Wednesday, January 20, 2010

Deconstructing Governor Paterson's Proposed NY MMA Bill

Yeah, so, Governor David Paterson wants MMA in New York State and he wants it now, and he even had his people draw up a bill that would make it legal and kosher and approved by nine out of ten dentists who chew Trident gum. That’s right, it’s a brand-spanking new bill to legalize MMA and quite unlike the one that was almost passed last year, this one full of all sorts of goodies like tax rates and payouts based on attendance and what I think is Braille (it’s hard to tell over the Internet). Anyway, MMA Journalist has examined the text, and here are some of the more salient points:

    • “Combative sports” are still banned and “martial arts” are not, with professional mixed martial arts falling under the “martial arts” exception. “Professional mixed martial arts” is defined as any MMA bout where the participants are paid (or receive some form of compensation). Translation: hello unpaid amateur MMA loophole! Here, sit down and have a drink. You know, we thought you were going to leave us, but instead it looks like you’re here to stay.
    • A “professional mixed martial arts participant” is defined as any paid fighter, or coach, or trainer, or someone who “pursues or assists in the practice of mixed martial arts” for dough. Translation: the State can regulate everybody who makes a buck off the sport – and even regulate gyms where sparring occurs.
    • “No person or entity shall have, either directly or indirectly, any financial interest in a professional mixed martial arts participant competing on premises owned or leased by the person or entity, or in which such person or entity is otherwise interested.” Translation: I guess venue owners can’t bet on or sponsor fighters?
    • No mismatches allowed. However, “nothing in this subdivision shall authorize the commission to intervene… solely on the basis of the difference between respective participant’s martial arts disciplines.” Translation: Muay Thai vs. Tai Chi is a go!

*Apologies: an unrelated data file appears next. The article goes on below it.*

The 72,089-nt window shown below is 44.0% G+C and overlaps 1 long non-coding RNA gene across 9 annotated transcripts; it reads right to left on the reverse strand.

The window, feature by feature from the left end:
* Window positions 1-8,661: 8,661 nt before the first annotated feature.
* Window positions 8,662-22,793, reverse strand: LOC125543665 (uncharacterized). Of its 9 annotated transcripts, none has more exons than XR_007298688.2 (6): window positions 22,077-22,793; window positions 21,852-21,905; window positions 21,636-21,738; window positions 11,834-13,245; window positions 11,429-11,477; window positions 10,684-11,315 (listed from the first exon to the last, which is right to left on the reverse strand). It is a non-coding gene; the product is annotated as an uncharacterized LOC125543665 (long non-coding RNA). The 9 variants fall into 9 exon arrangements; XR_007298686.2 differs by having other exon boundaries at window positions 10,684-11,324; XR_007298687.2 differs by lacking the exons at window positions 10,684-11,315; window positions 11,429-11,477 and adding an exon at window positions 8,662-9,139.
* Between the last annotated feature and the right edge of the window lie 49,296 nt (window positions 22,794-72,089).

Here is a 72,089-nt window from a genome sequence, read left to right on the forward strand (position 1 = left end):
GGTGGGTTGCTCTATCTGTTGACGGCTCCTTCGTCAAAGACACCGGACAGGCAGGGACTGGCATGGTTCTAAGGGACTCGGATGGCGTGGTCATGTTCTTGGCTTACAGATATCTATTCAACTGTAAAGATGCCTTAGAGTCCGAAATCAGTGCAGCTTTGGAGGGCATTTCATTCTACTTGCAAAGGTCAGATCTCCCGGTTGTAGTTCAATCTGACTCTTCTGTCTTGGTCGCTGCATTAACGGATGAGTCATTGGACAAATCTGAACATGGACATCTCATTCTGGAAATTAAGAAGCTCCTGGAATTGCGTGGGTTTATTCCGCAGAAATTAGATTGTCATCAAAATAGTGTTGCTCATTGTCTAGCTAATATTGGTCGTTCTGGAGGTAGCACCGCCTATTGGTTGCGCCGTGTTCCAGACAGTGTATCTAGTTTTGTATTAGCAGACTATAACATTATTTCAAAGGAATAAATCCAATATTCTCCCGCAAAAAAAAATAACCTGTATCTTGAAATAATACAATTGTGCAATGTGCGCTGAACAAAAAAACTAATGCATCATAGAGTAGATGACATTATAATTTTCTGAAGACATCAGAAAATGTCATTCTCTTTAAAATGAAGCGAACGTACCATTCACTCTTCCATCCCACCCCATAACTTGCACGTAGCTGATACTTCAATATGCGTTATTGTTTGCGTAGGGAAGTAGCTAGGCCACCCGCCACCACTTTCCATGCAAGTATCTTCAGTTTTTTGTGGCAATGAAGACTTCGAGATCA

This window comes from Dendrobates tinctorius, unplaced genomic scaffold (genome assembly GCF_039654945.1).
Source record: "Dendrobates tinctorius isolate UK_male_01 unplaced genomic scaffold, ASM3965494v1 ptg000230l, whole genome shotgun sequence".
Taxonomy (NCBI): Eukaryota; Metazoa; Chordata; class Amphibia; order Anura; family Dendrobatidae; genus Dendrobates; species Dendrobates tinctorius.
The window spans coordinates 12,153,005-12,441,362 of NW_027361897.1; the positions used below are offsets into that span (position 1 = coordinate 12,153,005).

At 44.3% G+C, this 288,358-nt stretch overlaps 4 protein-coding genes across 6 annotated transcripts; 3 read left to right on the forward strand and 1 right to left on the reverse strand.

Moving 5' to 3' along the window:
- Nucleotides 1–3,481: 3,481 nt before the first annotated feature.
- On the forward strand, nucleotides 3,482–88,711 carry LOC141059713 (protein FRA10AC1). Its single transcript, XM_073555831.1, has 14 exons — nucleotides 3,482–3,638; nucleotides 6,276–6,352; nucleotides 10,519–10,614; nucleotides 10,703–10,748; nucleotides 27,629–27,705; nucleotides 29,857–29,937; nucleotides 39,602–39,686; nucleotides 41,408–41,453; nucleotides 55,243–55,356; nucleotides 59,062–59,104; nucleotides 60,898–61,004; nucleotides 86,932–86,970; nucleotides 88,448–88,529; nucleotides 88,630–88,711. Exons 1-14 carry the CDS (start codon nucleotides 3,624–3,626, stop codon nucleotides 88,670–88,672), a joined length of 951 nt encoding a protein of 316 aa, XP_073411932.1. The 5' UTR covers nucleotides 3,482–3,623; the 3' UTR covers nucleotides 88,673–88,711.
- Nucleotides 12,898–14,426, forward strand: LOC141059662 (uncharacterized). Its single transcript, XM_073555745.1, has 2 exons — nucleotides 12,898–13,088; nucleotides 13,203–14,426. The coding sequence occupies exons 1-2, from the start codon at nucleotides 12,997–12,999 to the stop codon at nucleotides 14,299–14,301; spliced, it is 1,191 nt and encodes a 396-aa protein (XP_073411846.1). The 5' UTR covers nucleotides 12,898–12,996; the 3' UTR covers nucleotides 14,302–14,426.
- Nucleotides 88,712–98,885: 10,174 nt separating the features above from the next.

• “No participant shall be allowed to participate in more than three matches or exhibitions or compete for more than sixty minutes within seventy-two consecutive hours.” Translation: eight-man tournaments are good; sixteen-man tournaments are bad. Very bad.
    • All promoters must have insurance coverage for the fighters. If a fighter is injured, the minimum limit of coverage is fifty-thousand bucks. If a fighter dies, the minimum limit is a hundred-thousand bucks. Translation: getting injured and dying might be worthwhile. For your family, at least.

MMA in New York is Ridiculously Close - But Will New York Be Ready?

The score thus far: a number of legislators are for it, as is former Governor George Pataki, the man who helped ban it back in 1997. Now current Governor David Paterson is pushing for the legalization of pro MMA in New York with his new budget proposal - all of which means we're now ridiculously close to having more than just underground shows in the Empire State. But a new question arises amidst all this sudden optimism: when the sport is legalized, will New York State be ready? According to Governor Paterson's budget proposal, the state anticipates a recurring net revenue of $1.37 million, and to snag that revenue, "Additional staffing is recommended for the Athletic Commission to regulate the conduct of professional mixed martial arts competitions in the State." Additional staffing would include everything from capable referees and judges, to inspectors (usually tasked with making sure nothing shady goes on backstage and ringside), to physicians, to folks on the administrative level (someone's got to push the paper). That's a lot of hiring (which requires funding) - and a lot of training (which requires funding) - and perhaps the biggest reason UFC brass et al. predict no MMA shows in New York until the fourth quarter of 2010. If Governor Paterson gets his way, we could see a signed bill legalizing pro MMA by April. However, don't drink all your champagne then; a state-run show would likely take a while after that.